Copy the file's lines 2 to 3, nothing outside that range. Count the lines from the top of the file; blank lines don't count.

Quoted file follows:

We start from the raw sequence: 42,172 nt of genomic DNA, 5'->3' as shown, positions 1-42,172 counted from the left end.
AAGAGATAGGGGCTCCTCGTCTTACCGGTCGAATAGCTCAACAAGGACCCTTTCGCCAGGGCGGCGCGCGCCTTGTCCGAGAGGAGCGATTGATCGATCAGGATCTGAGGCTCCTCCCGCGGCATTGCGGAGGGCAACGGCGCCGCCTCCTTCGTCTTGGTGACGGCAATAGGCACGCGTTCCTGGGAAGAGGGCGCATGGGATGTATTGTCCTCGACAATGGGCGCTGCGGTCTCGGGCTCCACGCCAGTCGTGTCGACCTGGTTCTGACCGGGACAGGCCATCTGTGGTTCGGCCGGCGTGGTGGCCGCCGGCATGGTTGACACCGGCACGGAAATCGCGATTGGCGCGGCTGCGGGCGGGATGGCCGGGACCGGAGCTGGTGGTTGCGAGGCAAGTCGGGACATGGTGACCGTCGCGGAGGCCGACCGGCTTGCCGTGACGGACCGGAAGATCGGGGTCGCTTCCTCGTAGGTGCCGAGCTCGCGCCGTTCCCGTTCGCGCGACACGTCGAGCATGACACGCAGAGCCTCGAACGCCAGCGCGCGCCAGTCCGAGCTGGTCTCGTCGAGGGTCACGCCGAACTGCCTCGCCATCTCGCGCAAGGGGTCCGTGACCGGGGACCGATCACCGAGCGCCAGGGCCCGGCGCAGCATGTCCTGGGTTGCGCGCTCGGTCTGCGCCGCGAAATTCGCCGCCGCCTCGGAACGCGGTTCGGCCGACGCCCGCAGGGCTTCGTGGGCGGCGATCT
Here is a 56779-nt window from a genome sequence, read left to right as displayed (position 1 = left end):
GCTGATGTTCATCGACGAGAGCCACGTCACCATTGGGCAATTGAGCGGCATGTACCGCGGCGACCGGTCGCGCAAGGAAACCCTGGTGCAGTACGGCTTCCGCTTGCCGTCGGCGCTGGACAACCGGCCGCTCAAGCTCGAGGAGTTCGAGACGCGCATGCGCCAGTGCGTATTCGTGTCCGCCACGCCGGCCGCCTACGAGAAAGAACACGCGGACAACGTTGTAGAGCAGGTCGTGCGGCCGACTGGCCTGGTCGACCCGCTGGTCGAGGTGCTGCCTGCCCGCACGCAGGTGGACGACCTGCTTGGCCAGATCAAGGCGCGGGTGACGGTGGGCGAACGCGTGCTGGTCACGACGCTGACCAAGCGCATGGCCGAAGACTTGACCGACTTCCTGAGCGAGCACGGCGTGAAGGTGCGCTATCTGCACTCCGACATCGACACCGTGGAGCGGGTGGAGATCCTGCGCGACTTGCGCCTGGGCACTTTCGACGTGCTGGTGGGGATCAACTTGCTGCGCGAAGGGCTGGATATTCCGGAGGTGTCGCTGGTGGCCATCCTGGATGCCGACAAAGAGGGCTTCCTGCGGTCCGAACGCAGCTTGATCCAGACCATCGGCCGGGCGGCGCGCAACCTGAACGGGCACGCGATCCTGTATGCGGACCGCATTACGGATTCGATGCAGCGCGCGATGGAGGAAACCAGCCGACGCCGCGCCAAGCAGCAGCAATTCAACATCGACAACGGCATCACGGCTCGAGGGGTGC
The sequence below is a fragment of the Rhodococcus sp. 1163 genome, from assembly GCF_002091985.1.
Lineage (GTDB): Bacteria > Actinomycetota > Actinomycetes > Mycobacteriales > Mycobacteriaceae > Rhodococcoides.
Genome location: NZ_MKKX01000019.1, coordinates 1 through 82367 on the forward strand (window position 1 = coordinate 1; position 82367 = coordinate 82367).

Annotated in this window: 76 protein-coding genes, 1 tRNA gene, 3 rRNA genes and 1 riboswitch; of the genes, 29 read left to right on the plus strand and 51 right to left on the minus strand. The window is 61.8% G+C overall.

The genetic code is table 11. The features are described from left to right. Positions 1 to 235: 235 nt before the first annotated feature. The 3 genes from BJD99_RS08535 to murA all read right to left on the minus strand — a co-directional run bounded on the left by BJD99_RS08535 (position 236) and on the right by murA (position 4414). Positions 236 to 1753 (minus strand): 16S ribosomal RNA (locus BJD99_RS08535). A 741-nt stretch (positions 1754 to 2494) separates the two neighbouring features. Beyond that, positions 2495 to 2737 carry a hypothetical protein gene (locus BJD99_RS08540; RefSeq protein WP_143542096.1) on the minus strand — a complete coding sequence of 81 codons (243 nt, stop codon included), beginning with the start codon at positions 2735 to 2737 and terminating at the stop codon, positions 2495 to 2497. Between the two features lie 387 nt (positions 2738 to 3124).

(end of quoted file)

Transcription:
AAGAGATAGGGGCTCCTCGTCTTACCGGTCGAATAGCTCAACAAGGACCCTTTCGCCAGGGCGGCGCGCGCCTTGTCCGAGAGGAGCGATTGATCGATCAGGATCTGAGGCTCCTCCCGCGGCATTGCGGAGGGCAACGGCGCCGCCTCCTTCGTCTTGGTGACGGCAATAGGCACGCGTTCCTGGGAAGAGGGCGCATGGGATGTATTGTCCTCGACAATGGGCGCTGCGGTCTCGGGCTCCACGCCAGTCGTGTCGACCTGGTTCTGACCGGGACAGGCCATCTGTGGTTCGGCCGGCGTGGTGGCCGCCGGCATGGTTGACACCGGCACGGAAATCGCGATTGGCGCGGCTGCGGGCGGGATGGCCGGGACCGGAGCTGGTGGTTGCGAGGCAAGTCGGGACATGGTGACCGTCGCGGAGGCCGACCGGCTTGCCGTGACGGACCGGAAGATCGGGGTCGCTTCCTCGTAGGTGCCGAGCTCGCGCCGTTCCCGTTCGCGCGACACGTCGAGCATGACACGCAGAGCCTCGAACGCCAGCGCGCGCCAGTCCGAGCTGGTCTCGTCGAGGGTCACGCCGAACTGCCTCGCCATCTCGCGCAAGGGGTCCGTGACCGGGGACCGATCACCGAGCGCCAGGGCCCGGCGCAGCATGTCCTGGGTTGCGCGCTCGGTCTGCGCCGCGAAATTCGCCGCCGCCTCGGAACGCGGTTCGGCCGACGCCCGCAGGGCTTCGTGGGCGGCGATCT
Here is a 56779-nt window from a genome sequence, read left to right as displayed (position 1 = left end):